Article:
If Riley seems more comfortable and confident professionally, it’s because of the work she’s been doing in her personal life.
She’d previously spoken to xoNecole about becoming engaged to a man she discovered in a post on the site, but she called things off last year. For Valentine’s Day, she revealed her new boyfriend publicly. “I decided to post him on Valentine’s Day, partially because I was in the dog house. I got in trouble with him,” she says, half-joking before turning serious. “The breakup was never going to stop me from finding love. Or at least trying. I don’t owe anybody a happily ever after. People break up. It happens. When it was good, it was good. When it was bad, it was terrible, hunny. I had to get the fuck up out of there. You find happiness, and you enjoy it and work through it.”
Credit: Ally Green
"I don’t owe anybody a happily ever after. People break up. It happens. When it was good, it was good. When it was bad, it was terrible, hunny. I had to get the fuck up out of there. You find happiness and you enjoy it and work through it.”
With her ex, Riley was pretty outspoken about her relationship, even appearing in content for Netflix with him. This time around is different. She’s not hiding her boyfriend of eight months, but she’s more protective of him, especially because he’s a father and isn’t interested in becoming a public figure.
She’s traveling more, too. It’s a deliberate effort on her part to enjoy her money and reject the trauma she’s developed after experiencing poverty in her childhood. “I live in constant fear of being broke. I don’t think you ever don’t remember that trauma or move past that. Now I travel and I’m like, listen, if it goes, it goes. I’m not saying [to] be reckless, but I deserve to enjoy my hard work.”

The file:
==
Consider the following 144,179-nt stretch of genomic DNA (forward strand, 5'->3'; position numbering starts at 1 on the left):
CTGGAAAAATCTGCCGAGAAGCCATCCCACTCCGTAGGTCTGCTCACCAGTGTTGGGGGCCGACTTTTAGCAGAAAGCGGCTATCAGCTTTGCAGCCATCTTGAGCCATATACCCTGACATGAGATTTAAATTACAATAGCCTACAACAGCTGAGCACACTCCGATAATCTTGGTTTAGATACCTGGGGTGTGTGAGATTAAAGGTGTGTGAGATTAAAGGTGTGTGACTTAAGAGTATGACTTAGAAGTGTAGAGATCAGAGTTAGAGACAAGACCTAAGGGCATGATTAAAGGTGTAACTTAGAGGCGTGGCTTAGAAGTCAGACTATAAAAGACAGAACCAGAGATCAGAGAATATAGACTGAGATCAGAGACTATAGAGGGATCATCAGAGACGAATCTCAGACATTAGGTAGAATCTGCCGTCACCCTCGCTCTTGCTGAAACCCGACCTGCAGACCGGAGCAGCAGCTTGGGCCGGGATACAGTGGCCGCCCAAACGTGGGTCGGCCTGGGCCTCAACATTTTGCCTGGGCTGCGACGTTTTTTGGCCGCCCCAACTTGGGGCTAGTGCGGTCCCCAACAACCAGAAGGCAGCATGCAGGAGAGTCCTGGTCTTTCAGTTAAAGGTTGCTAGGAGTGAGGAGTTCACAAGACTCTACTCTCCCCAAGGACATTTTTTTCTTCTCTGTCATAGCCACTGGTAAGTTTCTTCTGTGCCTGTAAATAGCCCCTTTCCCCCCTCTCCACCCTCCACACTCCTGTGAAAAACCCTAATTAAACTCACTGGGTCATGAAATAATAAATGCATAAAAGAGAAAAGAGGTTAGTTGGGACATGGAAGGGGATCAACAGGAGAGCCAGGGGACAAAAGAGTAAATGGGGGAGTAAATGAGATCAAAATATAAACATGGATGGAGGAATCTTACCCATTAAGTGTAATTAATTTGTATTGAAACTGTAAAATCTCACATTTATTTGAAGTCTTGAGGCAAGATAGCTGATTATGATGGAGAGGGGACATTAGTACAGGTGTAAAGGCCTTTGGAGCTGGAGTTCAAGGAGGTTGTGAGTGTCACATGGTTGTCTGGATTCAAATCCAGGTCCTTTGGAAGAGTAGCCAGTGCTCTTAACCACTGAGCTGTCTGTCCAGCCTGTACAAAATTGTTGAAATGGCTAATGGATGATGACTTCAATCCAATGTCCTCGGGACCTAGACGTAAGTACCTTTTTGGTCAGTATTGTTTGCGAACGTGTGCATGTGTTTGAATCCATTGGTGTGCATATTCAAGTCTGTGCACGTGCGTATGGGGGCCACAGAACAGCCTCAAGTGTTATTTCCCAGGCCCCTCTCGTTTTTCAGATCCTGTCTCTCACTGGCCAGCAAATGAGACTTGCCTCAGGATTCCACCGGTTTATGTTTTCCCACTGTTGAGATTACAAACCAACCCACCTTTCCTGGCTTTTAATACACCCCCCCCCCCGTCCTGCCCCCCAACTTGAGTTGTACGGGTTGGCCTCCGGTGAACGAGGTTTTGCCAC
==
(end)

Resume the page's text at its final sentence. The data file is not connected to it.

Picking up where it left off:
After everything she’s been through, she certainly deserves to finally let loose a bit. “I have to have a life to live,” she says. “I’ve got to have a life worth fighting for.”
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Janelle Monáe's Reveals The Real Reason Why She Stopped Wearing Her Signature Tuxedos
Singer and actress Janelle Monáe exemplifies how change can be a powerful catalyst for growth and transformation.
Monáe, who rose to fame in 2010 following the release of her debut album, The ArchAndroid, captivated fans' hearts with her powerful vocals, catchy tunes, and style. Around that time period, when various female artists were known to wear provocative ensembles on stage, the "Tightrope" songstress set herself apart by wearing her signature black and white suits and continued to do so for almost a decade.